In the year 2009, the festival marked the all-time high attendance of 12500 viewers. Mezipatra entered the new decade with a change in the attribute – from gay and lesbian festival to a queer film festival. With this attribute name change we manifested what we desired since the beginnings of the festival; not to be a gay and lesbian festival only for gays and lesbians. The term queer embraces all who find the traditional gender categories too tight. The tenth Mezipatra was dedicated to gender problematic with the name World War Three of the Sexes.
The traditional retrospective belonged to the famous director Derek Jarman, one of the leading representatives of the British film. Jarman was also the first publicly-known person to openly declare being HIV positive. In addition, a successful exhibition called The Other Kind of Blue was dedicated to Jarman. The name of the exhibition was chosen as a reaction to the legendary autobiographical film Blue, shot by Jarman in his sight-losing period due to the HIV virus. Jarman depicts his experience with the therapy, evokes the fragments of memories, visions of the compelling beauty as well as the dismay of the coming end, all on the background of the shining blue projection. The project The Other Kind of Blue also incorporated the artworks of the Czech and Slovak authors Darina Alster, Radim Labuda and Tamara Moyzes, reacting to Jarman's theatrical sensuality, formal experiments or his open politicalization of gay thematic. James Mckay, the producer of numerous Jarman's films, personally visited the festival and held the place in the main jury.
The tenth year also brought an off-competition section called Queer as FAMU, where the authors personally presented their own films. 2009 also meant an exceptionally eventful program, which was opened by an exposition of Josef Rabara, Jan Přibylský and Václav Kopecký named Body. The reactions towards the photography of Jan Přibylský, which depicted male and female genitals, were so intense that the owner of the café in Brno had a part of the exposition taken down. The colourful confession of the student – the Atelier of Photography at Jan Evangelista Purkyně University in Ústí nad Labem – was, according to the author, a study of nudity as well as of the shame of the photographed, the photographer and its perceivers. Nevertheless, the authors of the exposition refused exposing only the less controversial part and decided to move the whole project to the gallery of the Old Brewery. However, the highlight of the off program was a lecture of one of the most significant American theoretician of queer and gender studies Jack Judith Halberstam, presented within the Prague series of the Queer Café.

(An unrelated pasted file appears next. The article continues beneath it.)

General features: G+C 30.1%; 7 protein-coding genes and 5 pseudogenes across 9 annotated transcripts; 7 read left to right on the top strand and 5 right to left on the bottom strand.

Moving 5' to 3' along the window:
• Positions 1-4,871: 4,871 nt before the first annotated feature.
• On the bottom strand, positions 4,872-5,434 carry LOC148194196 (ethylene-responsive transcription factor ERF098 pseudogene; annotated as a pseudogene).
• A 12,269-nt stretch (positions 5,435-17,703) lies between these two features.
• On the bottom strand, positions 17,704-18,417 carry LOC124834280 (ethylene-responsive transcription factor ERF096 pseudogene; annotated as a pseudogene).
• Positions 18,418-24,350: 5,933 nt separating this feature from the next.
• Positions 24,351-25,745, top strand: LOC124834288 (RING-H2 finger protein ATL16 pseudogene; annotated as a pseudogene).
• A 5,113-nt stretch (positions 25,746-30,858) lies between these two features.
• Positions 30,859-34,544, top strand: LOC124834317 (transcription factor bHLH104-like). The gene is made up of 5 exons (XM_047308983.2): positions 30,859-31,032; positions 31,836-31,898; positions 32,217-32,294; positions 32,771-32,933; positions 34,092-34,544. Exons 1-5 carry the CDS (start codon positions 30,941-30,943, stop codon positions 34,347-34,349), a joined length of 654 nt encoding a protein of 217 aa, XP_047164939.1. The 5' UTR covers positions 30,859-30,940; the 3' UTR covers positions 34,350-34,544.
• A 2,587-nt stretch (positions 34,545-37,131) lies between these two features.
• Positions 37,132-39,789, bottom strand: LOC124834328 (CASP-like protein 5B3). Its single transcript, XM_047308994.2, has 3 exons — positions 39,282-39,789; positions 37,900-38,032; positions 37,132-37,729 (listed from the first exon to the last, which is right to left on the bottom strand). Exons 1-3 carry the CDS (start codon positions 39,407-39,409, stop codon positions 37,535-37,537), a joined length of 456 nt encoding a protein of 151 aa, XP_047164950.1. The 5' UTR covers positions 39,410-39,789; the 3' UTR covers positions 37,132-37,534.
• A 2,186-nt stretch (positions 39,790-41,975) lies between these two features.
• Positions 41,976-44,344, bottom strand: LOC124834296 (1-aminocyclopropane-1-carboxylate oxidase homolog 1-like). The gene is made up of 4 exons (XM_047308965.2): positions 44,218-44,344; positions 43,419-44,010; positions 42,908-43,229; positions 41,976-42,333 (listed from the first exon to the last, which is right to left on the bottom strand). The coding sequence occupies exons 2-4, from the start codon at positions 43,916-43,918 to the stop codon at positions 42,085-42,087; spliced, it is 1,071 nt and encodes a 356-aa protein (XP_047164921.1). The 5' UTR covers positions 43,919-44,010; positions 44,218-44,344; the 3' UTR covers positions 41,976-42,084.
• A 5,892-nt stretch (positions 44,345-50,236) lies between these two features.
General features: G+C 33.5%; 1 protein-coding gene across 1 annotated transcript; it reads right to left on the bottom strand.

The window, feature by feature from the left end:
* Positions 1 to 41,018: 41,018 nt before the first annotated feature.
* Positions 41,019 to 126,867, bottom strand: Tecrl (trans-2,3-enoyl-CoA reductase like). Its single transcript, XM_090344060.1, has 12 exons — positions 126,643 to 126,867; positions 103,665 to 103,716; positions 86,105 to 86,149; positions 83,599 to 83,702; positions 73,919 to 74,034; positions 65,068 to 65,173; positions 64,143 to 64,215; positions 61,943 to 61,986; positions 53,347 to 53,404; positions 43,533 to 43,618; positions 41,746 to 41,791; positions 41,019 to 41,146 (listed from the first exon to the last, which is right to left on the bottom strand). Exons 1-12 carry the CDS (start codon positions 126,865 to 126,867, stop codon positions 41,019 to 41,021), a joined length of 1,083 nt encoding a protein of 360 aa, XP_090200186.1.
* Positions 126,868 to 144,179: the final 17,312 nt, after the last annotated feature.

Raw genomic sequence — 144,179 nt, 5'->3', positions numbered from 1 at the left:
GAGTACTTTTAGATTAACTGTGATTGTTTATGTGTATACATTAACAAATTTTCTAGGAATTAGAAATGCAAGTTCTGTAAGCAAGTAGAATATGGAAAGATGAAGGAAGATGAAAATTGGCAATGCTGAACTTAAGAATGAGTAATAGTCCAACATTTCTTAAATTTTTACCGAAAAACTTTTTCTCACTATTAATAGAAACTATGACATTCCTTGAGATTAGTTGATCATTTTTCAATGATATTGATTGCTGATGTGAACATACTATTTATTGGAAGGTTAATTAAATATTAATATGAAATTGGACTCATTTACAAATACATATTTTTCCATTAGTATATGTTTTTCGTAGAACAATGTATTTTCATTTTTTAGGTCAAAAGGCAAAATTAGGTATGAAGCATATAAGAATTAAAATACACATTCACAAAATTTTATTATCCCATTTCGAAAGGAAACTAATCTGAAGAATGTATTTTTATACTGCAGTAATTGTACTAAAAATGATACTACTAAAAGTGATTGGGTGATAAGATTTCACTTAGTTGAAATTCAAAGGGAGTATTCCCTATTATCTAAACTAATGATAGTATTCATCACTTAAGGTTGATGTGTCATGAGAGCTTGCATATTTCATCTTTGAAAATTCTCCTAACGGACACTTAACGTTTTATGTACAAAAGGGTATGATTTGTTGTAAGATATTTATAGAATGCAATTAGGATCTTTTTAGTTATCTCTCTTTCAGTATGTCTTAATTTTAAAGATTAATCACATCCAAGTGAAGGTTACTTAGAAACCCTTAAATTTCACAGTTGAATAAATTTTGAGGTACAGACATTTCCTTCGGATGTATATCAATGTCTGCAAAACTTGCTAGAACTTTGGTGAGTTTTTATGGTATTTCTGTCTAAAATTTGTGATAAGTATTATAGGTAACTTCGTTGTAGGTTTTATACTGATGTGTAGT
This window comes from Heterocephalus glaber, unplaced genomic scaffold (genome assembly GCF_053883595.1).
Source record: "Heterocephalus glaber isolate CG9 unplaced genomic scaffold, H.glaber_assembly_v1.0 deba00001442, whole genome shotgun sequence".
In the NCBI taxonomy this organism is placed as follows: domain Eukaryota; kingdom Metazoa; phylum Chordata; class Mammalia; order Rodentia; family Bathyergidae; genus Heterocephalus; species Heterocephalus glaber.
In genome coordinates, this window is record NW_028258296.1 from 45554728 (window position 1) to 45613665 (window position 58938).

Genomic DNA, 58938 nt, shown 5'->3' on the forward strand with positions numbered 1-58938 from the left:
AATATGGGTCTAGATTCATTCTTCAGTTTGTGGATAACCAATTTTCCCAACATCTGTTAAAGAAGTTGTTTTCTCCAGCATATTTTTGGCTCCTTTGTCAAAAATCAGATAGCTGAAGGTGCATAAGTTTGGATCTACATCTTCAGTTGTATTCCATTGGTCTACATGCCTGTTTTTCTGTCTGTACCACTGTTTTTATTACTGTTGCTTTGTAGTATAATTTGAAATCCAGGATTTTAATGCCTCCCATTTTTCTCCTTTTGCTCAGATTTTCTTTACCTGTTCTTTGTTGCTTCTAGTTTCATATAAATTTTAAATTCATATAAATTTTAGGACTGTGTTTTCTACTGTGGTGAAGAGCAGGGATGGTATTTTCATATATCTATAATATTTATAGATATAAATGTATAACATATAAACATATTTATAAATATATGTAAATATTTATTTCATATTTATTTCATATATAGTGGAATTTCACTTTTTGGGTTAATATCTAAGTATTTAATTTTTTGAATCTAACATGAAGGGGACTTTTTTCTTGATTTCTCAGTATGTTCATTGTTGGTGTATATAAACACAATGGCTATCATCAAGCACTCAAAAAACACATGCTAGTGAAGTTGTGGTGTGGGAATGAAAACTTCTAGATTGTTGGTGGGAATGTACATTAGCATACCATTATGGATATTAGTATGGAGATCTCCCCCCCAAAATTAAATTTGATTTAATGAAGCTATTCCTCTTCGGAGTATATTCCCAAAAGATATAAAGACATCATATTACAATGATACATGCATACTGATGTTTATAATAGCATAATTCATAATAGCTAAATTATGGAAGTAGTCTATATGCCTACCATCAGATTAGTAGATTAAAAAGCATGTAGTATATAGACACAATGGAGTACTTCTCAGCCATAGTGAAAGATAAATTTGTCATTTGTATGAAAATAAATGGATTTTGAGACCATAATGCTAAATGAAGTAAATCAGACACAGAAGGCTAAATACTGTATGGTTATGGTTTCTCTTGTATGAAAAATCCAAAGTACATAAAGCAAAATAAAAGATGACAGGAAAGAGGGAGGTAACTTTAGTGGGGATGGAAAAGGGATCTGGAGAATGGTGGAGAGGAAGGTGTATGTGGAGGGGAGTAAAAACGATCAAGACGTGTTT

As usual, the festival welcomed the filmmakers from all over the world to present their films in person. The best pieces are awarded prices of by two international juries ever since the fourth year. The festival awards were created by Zdeněk Vacek and Daniel Pošta, the renowned designer and winner of the prestigious exhibition Designblok. The teasers were shot by the laureates of the Jindřich Chalupecký Award - Michal Pěchouček and Radim Labuda; Mark Ther is a star too. Jan Kolář is a top graphic designer (redesign and new logo since the 10th year) nominated Grand Czech Design a Louskáček Awards for his work for Mezipatra. In 2009, besides the usual categories of three awards, Mezipatra along with the Gender Studies and the Counselling Centre for Citizenship, Civil and Human Rights announced an extra competition named Film Against Bullying, which anyone could submit their short film treating the subject of homophobia and its expressions in society to.